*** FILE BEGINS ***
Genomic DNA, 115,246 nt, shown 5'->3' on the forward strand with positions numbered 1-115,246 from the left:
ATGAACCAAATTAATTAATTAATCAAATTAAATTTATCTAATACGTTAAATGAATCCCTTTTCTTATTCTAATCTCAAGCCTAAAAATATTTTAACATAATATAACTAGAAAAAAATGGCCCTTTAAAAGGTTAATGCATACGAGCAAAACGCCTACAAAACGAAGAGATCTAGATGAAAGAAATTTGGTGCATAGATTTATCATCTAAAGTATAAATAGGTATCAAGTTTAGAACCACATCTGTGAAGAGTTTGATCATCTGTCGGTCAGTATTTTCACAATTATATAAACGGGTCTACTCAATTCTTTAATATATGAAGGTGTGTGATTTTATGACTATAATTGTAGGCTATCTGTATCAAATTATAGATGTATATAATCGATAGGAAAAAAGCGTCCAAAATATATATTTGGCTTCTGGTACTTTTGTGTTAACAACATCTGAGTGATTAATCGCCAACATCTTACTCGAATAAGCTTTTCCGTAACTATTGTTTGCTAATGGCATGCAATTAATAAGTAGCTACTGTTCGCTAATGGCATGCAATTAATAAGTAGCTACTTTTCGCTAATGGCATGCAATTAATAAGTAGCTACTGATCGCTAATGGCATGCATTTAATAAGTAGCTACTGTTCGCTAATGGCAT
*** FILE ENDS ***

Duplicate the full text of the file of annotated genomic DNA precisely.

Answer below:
Genomic DNA, 115,246 nt, shown 5'->3' on the forward strand with positions numbered 1-115,246 from the left:
ATGAACCAAATTAATTAATTAATCAAATTAAATTTATCTAATACGTTAAATGAATCCCTTTTCTTATTCTAATCTCAAGCCTAAAAATATTTTAACATAATATAACTAGAAAAAAATGGCCCTTTAAAAGGTTAATGCATACGAGCAAAACGCCTACAAAACGAAGAGATCTAGATGAAAGAAATTTGGTGCATAGATTTATCATCTAAAGTATAAATAGGTATCAAGTTTAGAACCACATCTGTGAAGAGTTTGATCATCTGTCGGTCAGTATTTTCACAATTATATAAACGGGTCTACTCAATTCTTTAATATATGAAGGTGTGTGATTTTATGACTATAATTGTAGGCTATCTGTATCAAATTATAGATGTATATAATCGATAGGAAAAAAGCGTCCAAAATATATATTTGGCTTCTGGTACTTTTGTGTTAACAACATCTGAGTGATTAATCGCCAACATCTTACTCGAATAAGCTTTTCCGTAACTATTGTTTGCTAATGGCATGCAATTAATAAGTAGCTACTGTTCGCTAATGGCATGCAATTAATAAGTAGCTACTTTTCGCTAATGGCATGCAATTAATAAGTAGCTACTGATCGCTAATGGCATGCATTTAATAAGTAGCTACTGTTCGCTAATGGCAT